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Biorheology. 2005;42(5):363-83.

The distribution of rolling neutrophils in venular convergences.

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Department of Biomedical Engineering, University of Rochester, Rochester, NY 14642, USA.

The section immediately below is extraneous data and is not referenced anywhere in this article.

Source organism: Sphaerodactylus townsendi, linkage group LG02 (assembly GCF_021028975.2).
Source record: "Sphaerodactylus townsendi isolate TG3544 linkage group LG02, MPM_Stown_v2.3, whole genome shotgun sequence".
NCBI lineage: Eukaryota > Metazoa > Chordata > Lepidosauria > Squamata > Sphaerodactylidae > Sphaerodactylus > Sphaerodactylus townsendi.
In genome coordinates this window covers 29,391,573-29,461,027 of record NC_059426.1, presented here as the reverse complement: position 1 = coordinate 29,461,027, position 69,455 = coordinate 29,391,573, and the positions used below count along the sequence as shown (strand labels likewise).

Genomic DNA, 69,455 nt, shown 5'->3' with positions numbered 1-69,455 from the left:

The aim of this study was to characterize the distribution of adherent leukocytes in branched venular convergences in vivo. Intravital microscopy was used to obtain video images of leukocyte adhesion in multiple branched sites in mouse cremaster muscle, during the mild inflammatory response induced by surgical preparation. The average number of cells/vessel length was obtained over several minutes for seven venular convergences with varying geometrical configurations. Results from this study demonstrate a strong tendency of leukocytes to adhere at junctional points between converging vessels. Different vessel configurations were studied and results were shown to be insensitive to precise vessel geometry. Thus, in post-capillary venules, leukocytes are most likely to adhere at points between converging vessels, regardless of the precise geometrical properties or configuration of the vessels. Hydrodynamic mechanisms due to flow behavior through convergences likely play a significant role in determining locations of cellular adhesion. Future work should concentrate on quantifying the relative contributions of hydrodynamic and biochemical mechanisms to aid in understanding disease processes and development of treatments or therapeutics.

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